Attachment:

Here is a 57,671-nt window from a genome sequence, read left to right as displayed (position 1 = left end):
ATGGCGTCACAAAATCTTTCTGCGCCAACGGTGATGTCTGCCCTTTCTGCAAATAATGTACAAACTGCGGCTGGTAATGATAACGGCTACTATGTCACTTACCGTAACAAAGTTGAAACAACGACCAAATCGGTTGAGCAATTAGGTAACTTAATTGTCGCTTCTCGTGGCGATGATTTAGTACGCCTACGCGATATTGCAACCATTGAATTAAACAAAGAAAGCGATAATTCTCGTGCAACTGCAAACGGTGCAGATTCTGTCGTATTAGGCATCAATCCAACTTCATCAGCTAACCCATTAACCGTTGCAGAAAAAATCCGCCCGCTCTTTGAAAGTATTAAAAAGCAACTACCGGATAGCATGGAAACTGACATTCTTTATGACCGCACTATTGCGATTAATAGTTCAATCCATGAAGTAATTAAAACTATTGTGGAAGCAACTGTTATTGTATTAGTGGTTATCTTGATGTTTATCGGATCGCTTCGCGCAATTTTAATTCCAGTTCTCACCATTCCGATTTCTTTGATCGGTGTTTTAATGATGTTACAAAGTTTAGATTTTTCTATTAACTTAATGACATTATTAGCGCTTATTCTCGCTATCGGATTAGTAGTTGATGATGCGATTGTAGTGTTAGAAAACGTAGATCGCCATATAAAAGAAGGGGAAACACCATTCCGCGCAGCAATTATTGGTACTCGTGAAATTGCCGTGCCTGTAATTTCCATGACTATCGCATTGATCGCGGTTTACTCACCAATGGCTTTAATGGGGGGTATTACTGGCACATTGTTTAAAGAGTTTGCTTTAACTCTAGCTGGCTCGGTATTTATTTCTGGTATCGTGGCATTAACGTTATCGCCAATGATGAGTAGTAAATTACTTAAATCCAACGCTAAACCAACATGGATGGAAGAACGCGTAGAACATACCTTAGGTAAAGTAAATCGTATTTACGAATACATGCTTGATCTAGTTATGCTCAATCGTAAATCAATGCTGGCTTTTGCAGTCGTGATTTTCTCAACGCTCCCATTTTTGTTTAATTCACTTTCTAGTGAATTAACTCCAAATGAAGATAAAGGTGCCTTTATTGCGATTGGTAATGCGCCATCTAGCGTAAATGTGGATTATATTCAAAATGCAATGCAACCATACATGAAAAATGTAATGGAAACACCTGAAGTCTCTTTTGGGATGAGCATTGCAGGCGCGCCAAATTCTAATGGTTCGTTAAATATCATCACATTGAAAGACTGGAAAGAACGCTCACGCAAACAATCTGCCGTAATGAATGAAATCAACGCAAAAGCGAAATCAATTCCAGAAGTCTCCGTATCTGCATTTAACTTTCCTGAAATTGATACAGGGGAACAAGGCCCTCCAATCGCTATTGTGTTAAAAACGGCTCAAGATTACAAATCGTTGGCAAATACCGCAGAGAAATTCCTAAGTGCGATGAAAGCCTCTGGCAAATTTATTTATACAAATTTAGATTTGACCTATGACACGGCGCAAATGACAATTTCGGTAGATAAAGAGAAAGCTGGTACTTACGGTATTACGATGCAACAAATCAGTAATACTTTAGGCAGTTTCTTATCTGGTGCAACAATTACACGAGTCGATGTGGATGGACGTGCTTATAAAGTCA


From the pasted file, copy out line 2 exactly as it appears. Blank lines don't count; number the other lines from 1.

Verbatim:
ATGGCGTCACAAAATCTTTCTGCGCCAACGGTGATGTCTGCCCTTTCTGCAAATAATGTACAAACTGCGGCTGGTAATGATAACGGCTACTATGTCACTTACCGTAACAAAGTTGAAACAACGACCAAATCGGTTGAGCAATTAGGTAACTTAATTGTCGCTTCTCGTGGCGATGATTTAGTACGCCTACGCGATATTGCAACCATTGAATTAAACAAAGAAAGCGATAATTCTCGTGCAACTGCAAACGGTGCAGATTCTGTCGTATTAGGCATCAATCCAACTTCATCAGCTAACCCATTAACCGTTGCAGAAAAAATCCGCCCGCTCTTTGAAAGTATTAAAAAGCAACTACCGGATAGCATGGAAACTGACATTCTTTATGACCGCACTATTGCGATTAATAGTTCAATCCATGAAGTAATTAAAACTATTGTGGAAGCAACTGTTATTGTATTAGTGGTTATCTTGATGTTTATCGGATCGCTTCGCGCAATTTTAATTCCAGTTCTCACCATTCCGATTTCTTTGATCGGTGTTTTAATGATGTTACAAAGTTTAGATTTTTCTATTAACTTAATGACATTATTAGCGCTTATTCTCGCTATCGGATTAGTAGTTGATGATGCGATTGTAGTGTTAGAAAACGTAGATCGCCATATAAAAGAAGGGGAAACACCATTCCGCGCAGCAATTATTGGTACTCGTGAAATTGCCGTGCCTGTAATTTCCATGACTATCGCATTGATCGCGGTTTACTCACCAATGGCTTTAATGGGGGGTATTACTGGCACATTGTTTAAAGAGTTTGCTTTAACTCTAGCTGGCTCGGTATTTATTTCTGGTATCGTGGCATTAACGTTATCGCCAATGATGAGTAGTAAATTACTTAAATCCAACGCTAAACCAACATGGATGGAAGAACGCGTAGAACATACCTTAGGTAAAGTAAATCGTATTTACGAATACATGCTTGATCTAGTTATGCTCAATCGTAAATCAATGCTGGCTTTTGCAGTCGTGATTTTCTCAACGCTCCCATTTTTGTTTAATTCACTTTCTAGTGAATTAACTCCAAATGAAGATAAAGGTGCCTTTATTGCGATTGGTAATGCGCCATCTAGCGTAAATGTGGATTATATTCAAAATGCAATGCAACCATACATGAAAAATGTAATGGAAACACCTGAAGTCTCTTTTGGGATGAGCATTGCAGGCGCGCCAAATTCTAATGGTTCGTTAAATATCATCACATTGAAAGACTGGAAAGAACGCTCACGCAAACAATCTGCCGTAATGAATGAAATCAACGCAAAAGCGAAATCAATTCCAGAAGTCTCCGTATCTGCATTTAACTTTCCTGAAATTGATACAGGGGAACAAGGCCCTCCAATCGCTATTGTGTTAAAAACGGCTCAAGATTACAAATCGTTGGCAAATACCGCAGAGAAATTCCTAAGTGCGATGAAAGCCTCTGGCAAATTTATTTATACAAATTTAGATTTGACCTATGACACGGCGCAAATGACAATTTCGGTAGATAAAGAGAAAGCTGGTACTTACGGTATTACGATGCAACAAATCAGTAATACTTTAGGCAGTTTCTTATCTGGTGCAACAATTACACGAGTCGATGTGGATGGACGTGCTTATAAAGTCA